Open Briefing has produced a series of monthly intelligence briefings on remote warfare since April 2014. Periodically, we undertake a more in-depth assessment of the trends in remote warfare. This current report sets out the findings of the third such assessment. A key theme of this assessment is the adoption of remote warfare by state and non-state actors beyond the United States and its Western allies.
Monthly briefing from the Open Briefing intelligence unit on developments in remote-control warfare. This month: NATO designates cyberspace as an operational domain and includes cyber attacks in Article 5; newly-released official estimates of casualties from US drone strikes step in right direction but too limited; Iraqi special forces play critical role retaking Fallujah from Islamic State; and more.
Overall, the US-led coalition has had some considerable successes in containing and rolling back Islamic State in Iraq and Syria; however, much more should have been achieved given the combined military might and other resources of the 66 members of the global coalition to counter Islamic State. Those gains that have been made have come at the expense of civilian casualties. Furthermore, there are no signs that the terrorist threat to the United Kingdom from Islamic State is reducing despite nearly two years of UK airstrikes and other efforts to target the group.
This briefing provides an update on recent developments in the conflict against Islamic State in Iraq and Syria. It also includes an overview of UK air, ground and sea forces in the region and an analysis of Ministry of Defence data on airstrikes. It concludes that the deliberate opacity surrounding UK special forces deployments allows the British government to authorise ground operations while at the same time claiming that there are no UK combat troops involved in the conflict, thereby sidestepping public and parliamentary debate.
This briefing provides an update on recent developments in the conflict against Islamic State in Iraq and Syria. It includes the MoD response to an Open Briefing Freedom of Information request and an overview of UK military actions in the two countries, including ground operations - an often overlooked element of the UK campaign. It also discusses the substantial cache of IS documents recently handed to Sky News.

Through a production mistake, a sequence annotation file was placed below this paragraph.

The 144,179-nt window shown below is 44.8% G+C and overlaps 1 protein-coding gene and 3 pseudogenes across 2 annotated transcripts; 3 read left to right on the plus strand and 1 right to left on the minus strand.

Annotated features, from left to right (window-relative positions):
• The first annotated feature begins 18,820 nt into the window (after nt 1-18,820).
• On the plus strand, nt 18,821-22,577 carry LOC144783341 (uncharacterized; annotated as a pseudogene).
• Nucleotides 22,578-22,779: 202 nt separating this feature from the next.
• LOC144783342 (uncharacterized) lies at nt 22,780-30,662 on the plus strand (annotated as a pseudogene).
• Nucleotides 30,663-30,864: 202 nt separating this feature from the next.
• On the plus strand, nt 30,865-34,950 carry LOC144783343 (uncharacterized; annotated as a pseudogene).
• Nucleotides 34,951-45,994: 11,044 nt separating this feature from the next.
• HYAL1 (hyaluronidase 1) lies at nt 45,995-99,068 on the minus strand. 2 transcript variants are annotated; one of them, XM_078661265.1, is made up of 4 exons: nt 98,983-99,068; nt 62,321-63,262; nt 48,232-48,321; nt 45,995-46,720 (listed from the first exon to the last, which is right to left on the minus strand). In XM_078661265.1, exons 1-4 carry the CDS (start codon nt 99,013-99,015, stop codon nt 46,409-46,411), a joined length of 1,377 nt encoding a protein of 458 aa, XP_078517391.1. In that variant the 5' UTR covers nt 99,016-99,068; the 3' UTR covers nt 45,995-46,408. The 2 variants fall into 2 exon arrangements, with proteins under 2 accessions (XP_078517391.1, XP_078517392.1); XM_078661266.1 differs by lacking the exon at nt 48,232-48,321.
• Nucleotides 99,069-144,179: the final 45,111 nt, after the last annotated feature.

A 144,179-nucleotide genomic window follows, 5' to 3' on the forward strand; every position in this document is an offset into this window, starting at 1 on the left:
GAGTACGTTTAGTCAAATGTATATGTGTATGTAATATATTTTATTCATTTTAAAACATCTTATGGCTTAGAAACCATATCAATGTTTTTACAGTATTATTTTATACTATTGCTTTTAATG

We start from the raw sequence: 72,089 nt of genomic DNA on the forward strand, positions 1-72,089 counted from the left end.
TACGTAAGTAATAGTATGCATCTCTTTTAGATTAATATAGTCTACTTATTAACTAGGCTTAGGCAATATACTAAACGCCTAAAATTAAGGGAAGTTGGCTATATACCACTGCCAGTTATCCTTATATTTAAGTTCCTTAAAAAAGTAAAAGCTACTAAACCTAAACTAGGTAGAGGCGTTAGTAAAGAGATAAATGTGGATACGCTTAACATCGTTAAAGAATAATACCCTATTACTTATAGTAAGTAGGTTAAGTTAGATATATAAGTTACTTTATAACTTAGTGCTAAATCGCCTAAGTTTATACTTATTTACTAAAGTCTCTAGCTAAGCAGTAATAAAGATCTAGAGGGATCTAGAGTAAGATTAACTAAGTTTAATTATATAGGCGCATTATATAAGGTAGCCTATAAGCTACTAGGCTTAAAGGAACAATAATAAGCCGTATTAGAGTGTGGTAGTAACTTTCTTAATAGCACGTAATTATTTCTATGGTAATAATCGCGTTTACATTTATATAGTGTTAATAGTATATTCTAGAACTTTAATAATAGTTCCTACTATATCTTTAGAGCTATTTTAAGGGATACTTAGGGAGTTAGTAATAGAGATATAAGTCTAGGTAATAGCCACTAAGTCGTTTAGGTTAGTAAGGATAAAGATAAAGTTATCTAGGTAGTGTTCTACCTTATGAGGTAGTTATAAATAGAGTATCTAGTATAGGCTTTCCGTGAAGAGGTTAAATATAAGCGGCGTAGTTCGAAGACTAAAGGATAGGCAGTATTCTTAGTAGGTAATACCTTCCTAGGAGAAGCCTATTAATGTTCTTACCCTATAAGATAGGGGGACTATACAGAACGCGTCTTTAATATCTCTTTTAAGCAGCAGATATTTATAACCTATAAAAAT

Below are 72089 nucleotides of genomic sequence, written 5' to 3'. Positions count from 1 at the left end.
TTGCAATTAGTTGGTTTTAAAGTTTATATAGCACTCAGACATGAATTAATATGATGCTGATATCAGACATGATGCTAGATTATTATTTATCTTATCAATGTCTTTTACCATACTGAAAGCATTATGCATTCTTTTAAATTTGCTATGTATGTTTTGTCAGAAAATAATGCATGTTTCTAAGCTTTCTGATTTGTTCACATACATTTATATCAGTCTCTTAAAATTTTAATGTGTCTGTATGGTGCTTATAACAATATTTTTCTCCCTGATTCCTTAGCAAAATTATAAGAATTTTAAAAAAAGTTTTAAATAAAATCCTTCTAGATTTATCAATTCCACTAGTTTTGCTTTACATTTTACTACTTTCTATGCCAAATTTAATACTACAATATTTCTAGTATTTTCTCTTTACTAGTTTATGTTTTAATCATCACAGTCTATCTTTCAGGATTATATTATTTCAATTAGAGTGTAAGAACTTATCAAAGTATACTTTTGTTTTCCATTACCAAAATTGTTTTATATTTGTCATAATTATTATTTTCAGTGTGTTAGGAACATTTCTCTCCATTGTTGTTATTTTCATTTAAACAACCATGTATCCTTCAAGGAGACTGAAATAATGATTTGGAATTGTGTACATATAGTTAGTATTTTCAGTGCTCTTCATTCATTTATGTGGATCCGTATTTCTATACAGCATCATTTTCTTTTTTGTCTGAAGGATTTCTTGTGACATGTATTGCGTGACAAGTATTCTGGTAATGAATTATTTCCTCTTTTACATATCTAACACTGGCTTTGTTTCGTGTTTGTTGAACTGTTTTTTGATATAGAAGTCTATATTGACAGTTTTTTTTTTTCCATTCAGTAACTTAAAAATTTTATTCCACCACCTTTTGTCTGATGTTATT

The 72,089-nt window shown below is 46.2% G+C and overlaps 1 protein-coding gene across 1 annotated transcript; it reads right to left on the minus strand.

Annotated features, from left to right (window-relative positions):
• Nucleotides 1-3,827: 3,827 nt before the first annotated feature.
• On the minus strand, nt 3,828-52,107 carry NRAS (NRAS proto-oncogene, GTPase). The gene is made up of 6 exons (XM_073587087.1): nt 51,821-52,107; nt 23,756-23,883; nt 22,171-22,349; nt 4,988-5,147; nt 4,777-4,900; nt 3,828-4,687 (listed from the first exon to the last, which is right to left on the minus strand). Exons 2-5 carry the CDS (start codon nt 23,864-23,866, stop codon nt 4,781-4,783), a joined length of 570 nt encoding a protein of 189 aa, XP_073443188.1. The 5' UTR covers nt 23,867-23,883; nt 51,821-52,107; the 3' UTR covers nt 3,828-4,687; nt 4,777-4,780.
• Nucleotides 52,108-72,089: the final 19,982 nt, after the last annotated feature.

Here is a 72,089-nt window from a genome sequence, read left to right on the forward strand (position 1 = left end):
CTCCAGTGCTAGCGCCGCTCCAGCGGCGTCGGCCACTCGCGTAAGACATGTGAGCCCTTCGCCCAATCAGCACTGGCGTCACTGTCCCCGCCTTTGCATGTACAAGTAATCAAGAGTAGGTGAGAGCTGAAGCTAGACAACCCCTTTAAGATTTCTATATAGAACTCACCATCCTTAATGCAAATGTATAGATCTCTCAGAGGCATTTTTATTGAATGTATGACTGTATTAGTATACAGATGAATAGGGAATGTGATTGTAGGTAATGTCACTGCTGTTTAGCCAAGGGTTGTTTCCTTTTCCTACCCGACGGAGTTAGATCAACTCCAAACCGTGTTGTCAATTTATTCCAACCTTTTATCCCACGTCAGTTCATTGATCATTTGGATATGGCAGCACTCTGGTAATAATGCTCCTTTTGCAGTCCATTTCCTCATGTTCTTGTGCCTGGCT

Monthly briefing from the Open Briefing intelligence unit on developments in remote-control warfare. This month: The dangers of fully-autonomous weapons discussed at World Economic Forum for first time; UK government’s draft surveillance legislation threatened by European Court of Human Rights ruling and parliamentary committee criticism; UAE and Saudi Arabia pledge special forces to confront Islamic State and support Syrian armed opposition; and more.
UK forces continue to be very active in Iraq, but have also increased offensive operations in Syria. However, the majority of UK airstrikes continue to be opportunist rather than intelligence-led, with targets being both identified and attacked by combat air patrols. The first major UK combat injuries have been reported, raising questions over the true nature and extent of UK ground operations against Islamic State.
On 2 December, the UK parliament voted in favour of authorising airstrikes against Islamic State in Syria. The RAF has since targeted well heads within the Omar oil field in Syria and undertaken multiple missions around Raqqa. A key issue in the build-up to the vote was the risk posed to innocent civilians in the areas of Iraq and Syria targeted by the RAF. Claims by the government and Ministry of Defence that there is no evidence of civilian casualties from UK military action against Islamic State do not stand up to scrutiny.